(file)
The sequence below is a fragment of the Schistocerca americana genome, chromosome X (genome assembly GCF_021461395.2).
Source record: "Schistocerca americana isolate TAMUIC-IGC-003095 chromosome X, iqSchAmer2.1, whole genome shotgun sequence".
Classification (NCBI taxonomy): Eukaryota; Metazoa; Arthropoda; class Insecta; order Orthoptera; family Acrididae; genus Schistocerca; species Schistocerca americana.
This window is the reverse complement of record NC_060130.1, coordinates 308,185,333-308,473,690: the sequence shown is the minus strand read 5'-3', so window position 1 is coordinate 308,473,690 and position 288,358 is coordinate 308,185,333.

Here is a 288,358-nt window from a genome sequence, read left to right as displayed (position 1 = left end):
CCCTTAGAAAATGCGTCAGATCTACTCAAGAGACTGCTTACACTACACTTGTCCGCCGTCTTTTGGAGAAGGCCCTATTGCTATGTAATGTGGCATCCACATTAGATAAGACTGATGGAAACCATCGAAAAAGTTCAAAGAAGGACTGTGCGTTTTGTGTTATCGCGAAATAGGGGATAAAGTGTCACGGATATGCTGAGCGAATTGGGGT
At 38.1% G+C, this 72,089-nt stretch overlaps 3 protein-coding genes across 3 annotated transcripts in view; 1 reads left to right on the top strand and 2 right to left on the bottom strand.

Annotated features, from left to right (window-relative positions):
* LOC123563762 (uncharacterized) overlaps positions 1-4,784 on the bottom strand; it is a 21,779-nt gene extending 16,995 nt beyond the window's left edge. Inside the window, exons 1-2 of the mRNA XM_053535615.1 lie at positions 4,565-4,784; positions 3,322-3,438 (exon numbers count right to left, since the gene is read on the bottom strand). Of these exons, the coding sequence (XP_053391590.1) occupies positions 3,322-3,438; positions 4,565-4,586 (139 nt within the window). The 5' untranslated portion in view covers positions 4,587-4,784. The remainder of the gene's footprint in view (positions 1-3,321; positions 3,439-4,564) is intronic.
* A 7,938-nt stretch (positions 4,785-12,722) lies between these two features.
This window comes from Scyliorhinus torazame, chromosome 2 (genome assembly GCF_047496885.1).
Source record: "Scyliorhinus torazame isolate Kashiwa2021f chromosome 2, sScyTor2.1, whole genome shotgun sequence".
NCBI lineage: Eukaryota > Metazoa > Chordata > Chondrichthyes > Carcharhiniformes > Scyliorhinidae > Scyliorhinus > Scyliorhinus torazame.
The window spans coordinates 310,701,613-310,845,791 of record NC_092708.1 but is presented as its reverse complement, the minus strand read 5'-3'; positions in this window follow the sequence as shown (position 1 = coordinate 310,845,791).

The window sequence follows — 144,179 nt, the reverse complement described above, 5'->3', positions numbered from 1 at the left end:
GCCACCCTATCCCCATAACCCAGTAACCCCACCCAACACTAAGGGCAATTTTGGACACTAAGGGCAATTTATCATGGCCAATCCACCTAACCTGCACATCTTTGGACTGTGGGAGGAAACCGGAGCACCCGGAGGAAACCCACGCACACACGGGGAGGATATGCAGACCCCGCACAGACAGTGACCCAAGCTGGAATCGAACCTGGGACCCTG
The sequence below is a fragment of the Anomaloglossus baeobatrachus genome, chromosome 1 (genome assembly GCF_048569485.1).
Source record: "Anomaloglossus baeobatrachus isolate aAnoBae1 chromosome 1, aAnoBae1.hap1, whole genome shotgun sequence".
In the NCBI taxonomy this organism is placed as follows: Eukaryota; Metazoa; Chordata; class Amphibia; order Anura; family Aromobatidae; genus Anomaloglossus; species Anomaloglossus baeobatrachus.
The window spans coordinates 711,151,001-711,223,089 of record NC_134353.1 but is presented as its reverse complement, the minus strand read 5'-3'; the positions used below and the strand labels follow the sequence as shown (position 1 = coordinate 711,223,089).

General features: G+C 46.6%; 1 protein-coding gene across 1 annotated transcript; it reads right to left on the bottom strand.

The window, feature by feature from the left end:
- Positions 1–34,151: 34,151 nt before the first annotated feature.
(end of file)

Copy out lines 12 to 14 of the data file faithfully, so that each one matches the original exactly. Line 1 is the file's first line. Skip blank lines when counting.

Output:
Source record: "Scyliorhinus torazame isolate Kashiwa2021f chromosome 2, sScyTor2.1, whole genome shotgun sequence".
NCBI lineage: Eukaryota > Metazoa > Chordata > Chondrichthyes > Carcharhiniformes > Scyliorhinidae > Scyliorhinus > Scyliorhinus torazame.
The window spans coordinates 310,701,613-310,845,791 of record NC_092708.1 but is presented as its reverse complement, the minus strand read 5'-3'; positions in this window follow the sequence as shown (position 1 = coordinate 310,845,791).